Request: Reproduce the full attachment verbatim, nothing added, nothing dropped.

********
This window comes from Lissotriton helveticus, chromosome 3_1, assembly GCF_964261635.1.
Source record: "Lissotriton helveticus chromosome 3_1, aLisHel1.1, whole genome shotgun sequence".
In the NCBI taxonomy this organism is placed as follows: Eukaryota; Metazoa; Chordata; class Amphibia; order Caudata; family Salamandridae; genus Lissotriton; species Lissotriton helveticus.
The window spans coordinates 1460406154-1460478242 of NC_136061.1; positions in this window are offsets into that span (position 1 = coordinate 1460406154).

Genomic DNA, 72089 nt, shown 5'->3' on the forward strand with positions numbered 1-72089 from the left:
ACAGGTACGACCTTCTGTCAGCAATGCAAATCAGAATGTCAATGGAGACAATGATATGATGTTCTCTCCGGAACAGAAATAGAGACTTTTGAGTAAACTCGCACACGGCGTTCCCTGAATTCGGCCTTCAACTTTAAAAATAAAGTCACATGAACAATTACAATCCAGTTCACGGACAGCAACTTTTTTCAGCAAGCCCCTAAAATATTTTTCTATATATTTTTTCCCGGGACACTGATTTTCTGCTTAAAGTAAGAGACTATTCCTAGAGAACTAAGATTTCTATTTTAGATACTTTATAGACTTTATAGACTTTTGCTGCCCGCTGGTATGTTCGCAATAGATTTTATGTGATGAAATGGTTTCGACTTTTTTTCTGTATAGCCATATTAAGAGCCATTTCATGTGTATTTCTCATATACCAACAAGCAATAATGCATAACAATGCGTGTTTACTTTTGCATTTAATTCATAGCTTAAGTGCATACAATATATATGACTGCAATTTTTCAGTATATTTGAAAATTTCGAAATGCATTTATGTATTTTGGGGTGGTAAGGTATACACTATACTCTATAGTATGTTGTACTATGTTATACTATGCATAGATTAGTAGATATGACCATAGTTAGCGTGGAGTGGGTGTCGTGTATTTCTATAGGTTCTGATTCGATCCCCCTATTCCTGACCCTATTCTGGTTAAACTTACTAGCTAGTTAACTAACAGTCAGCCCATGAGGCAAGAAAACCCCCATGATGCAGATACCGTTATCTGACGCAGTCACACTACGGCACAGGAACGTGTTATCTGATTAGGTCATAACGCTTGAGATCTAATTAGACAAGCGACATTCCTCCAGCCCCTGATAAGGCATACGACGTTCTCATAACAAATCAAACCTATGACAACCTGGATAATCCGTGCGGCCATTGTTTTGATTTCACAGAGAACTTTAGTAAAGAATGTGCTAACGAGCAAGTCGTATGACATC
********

This window comes from Lissotriton helveticus, chromosome 3_1, assembly GCF_964261635.1.
Source record: "Lissotriton helveticus chromosome 3_1, aLisHel1.1, whole genome shotgun sequence".
In the NCBI taxonomy this organism is placed as follows: Eukaryota; Metazoa; Chordata; class Amphibia; order Caudata; family Salamandridae; genus Lissotriton; species Lissotriton helveticus.
The window spans coordinates 1460406154-1460478242 of NC_136061.1; positions in this window are offsets into that span (position 1 = coordinate 1460406154).

Genomic DNA, 72089 nt, shown 5'->3' on the forward strand with positions numbered 1-72089 from the left:
ACAGGTACGACCTTCTGTCAGCAATGCAAATCAGAATGTCAATGGAGACAATGATATGATGTTCTCTCCGGAACAGAAATAGAGACTTTTGAGTAAACTCGCACACGGCGTTCCCTGAATTCGGCCTTCAACTTTAAAAATAAAGTCACATGAACAATTACAATCCAGTTCACGGACAGCAACTTTTTTCAGCAAGCCCCTAAAATATTTTTCTATATATTTTTTCCCGGGACACTGATTTTCTGCTTAAAGTAAGAGACTATTCCTAGAGAACTAAGATTTCTATTTTAGATACTTTATAGACTTTATAGACTTTTGCTGCCCGCTGGTATGTTCGCAATAGATTTTATGTGATGAAATGGTTTCGACTTTTTTTCTGTATAGCCATATTAAGAGCCATTTCATGTGTATTTCTCATATACCAACAAGCAATAATGCATAACAATGCGTGTTTACTTTTGCATTTAATTCATAGCTTAAGTGCATACAATATATATGACTGCAATTTTTCAGTATATTTGAAAATTTCGAAATGCATTTATGTATTTTGGGGTGGTAAGGTATACACTATACTCTATAGTATGTTGTACTATGTTATACTATGCATAGATTAGTAGATATGACCATAGTTAGCGTGGAGTGGGTGTCGTGTATTTCTATAGGTTCTGATTCGATCCCCCTATTCCTGACCCTATTCTGGTTAAACTTACTAGCTAGTTAACTAACAGTCAGCCCATGAGGCAAGAAAACCCCCATGATGCAGATACCGTTATCTGACGCAGTCACACTACGGCACAGGAACGTGTTATCTGATTAGGTCATAACGCTTGAGATCTAATTAGACAAGCGACATTCCTCCAGCCCCTGATAAGGCATACGACGTTCTCATAACAAATCAAACCTATGACAACCTGGATAATCCGTGCGGCCATTGTTTTGATTTCACAGAGAACTTTAGTAAAGAATGTGCTAACGAGCAAGTCGTATGACATC